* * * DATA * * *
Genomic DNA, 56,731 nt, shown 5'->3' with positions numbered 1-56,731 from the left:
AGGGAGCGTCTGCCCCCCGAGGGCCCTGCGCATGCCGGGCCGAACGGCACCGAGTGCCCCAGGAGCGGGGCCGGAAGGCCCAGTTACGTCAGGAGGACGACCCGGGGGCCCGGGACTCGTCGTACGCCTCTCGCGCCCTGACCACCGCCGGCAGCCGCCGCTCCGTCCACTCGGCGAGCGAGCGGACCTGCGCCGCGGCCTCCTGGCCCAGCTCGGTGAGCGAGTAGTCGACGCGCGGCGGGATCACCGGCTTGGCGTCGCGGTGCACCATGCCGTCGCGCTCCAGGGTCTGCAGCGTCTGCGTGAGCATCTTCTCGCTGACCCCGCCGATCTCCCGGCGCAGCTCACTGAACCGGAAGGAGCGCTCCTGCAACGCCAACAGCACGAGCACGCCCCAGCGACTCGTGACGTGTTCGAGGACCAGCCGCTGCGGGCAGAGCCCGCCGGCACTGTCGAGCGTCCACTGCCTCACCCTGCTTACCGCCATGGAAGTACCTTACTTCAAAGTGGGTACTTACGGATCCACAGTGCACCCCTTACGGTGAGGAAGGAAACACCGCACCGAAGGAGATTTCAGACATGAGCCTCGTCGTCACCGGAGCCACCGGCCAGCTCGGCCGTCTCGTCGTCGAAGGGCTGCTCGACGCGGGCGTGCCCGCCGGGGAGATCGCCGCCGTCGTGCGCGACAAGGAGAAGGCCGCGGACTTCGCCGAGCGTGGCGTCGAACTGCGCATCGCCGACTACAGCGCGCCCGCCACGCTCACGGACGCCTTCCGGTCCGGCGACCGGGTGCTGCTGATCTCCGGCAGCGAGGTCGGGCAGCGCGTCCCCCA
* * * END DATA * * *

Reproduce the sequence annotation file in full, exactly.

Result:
Genomic DNA, 56,731 nt, shown 5'->3' with positions numbered 1-56,731 from the left:
AGGGAGCGTCTGCCCCCCGAGGGCCCTGCGCATGCCGGGCCGAACGGCACCGAGTGCCCCAGGAGCGGGGCCGGAAGGCCCAGTTACGTCAGGAGGACGACCCGGGGGCCCGGGACTCGTCGTACGCCTCTCGCGCCCTGACCACCGCCGGCAGCCGCCGCTCCGTCCACTCGGCGAGCGAGCGGACCTGCGCCGCGGCCTCCTGGCCCAGCTCGGTGAGCGAGTAGTCGACGCGCGGCGGGATCACCGGCTTGGCGTCGCGGTGCACCATGCCGTCGCGCTCCAGGGTCTGCAGCGTCTGCGTGAGCATCTTCTCGCTGACCCCGCCGATCTCCCGGCGCAGCTCACTGAACCGGAAGGAGCGCTCCTGCAACGCCAACAGCACGAGCACGCCCCAGCGACTCGTGACGTGTTCGAGGACCAGCCGCTGCGGGCAGAGCCCGCCGGCACTGTCGAGCGTCCACTGCCTCACCCTGCTTACCGCCATGGAAGTACCTTACTTCAAAGTGGGTACTTACGGATCCACAGTGCACCCCTTACGGTGAGGAAGGAAACACCGCACCGAAGGAGATTTCAGACATGAGCCTCGTCGTCACCGGAGCCACCGGCCAGCTCGGCCGTCTCGTCGTCGAAGGGCTGCTCGACGCGGGCGTGCCCGCCGGGGAGATCGCCGCCGTCGTGCGCGACAAGGAGAAGGCCGCGGACTTCGCCGAGCGTGGCGTCGAACTGCGCATCGCCGACTACAGCGCGCCCGCCACGCTCACGGACGCCTTCCGGTCCGGCGACCGGGTGCTGCTGATCTCCGGCAGCGAGGTCGGGCAGCGCGTCCCCCA